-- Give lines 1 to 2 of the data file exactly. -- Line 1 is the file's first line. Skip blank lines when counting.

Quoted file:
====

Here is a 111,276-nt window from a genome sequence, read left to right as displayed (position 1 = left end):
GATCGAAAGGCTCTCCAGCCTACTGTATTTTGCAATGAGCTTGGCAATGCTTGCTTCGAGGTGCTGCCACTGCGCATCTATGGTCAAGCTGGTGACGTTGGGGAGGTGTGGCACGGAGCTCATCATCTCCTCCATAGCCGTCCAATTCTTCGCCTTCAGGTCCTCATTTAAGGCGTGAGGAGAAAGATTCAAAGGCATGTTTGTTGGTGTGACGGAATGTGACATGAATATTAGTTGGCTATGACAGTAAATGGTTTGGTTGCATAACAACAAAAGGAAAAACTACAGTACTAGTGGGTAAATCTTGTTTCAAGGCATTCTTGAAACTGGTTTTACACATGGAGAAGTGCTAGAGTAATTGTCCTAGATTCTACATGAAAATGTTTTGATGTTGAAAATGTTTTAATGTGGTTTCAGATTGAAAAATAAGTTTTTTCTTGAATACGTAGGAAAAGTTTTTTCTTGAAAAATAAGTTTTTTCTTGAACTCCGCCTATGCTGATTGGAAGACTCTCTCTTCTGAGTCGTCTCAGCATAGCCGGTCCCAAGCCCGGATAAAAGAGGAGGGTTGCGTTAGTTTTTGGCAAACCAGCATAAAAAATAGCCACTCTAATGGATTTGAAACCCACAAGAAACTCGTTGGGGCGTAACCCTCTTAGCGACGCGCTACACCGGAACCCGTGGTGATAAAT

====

Here is a 111,276-nt window from a genome sequence, read left to right as displayed (position 1 = left end):
GATCGAAAGGCTCTCCAGCCTACTGTATTTTGCAATGAGCTTGGCAATGCTTGCTTCGAGGTGCTGCCACTGCGCATCTATGGTCAAGCTGGTGACGTTGGGGAGGTGTGGCACGGAGCTCATCATCTCCTCCATAGCCGTCCAATTCTTCGCCTTCAGGTCCTCATTTAAGGCGTGAGGAGAAAGATTCAAAGGCATGTTTGTTGGTGTGACGGAATGTGACATGAATATTAGTTGGCTATGACAGTAAATGGTTTGGTTGCATAACAACAAAAGGAAAAACTACAGTACTAGTGGGTAAATCTTGTTTCAAGGCATTCTTGAAACTGGTTTTACACATGGAGAAGTGCTAGAGTAATTGTCCTAGATTCTACATGAAAATGTTTTGATGTTGAAAATGTTTTAATGTGGTTTCAGATTGAAAAATAAGTTTTTTCTTGAATACGTAGGAAAAGTTTTTTCTTGAAAAATAAGTTTTTTCTTGAACTCCGCCTATGCTGATTGGAAGACTCTCTCTTCTGAGTCGTCTCAGCATAGCCGGTCCCAAGCCCGGATAAAAGAGGAGGGTTGCGTTAGTTTTTGGCAAACCAGCATAAAAAATAGCCACTCTAATGGATTTGAAACCCACAAGAAACTCGTTGGGGCGTAACCCTCTTAGCGACGCGCTACACCGGAACCCGTGGTGATAAAT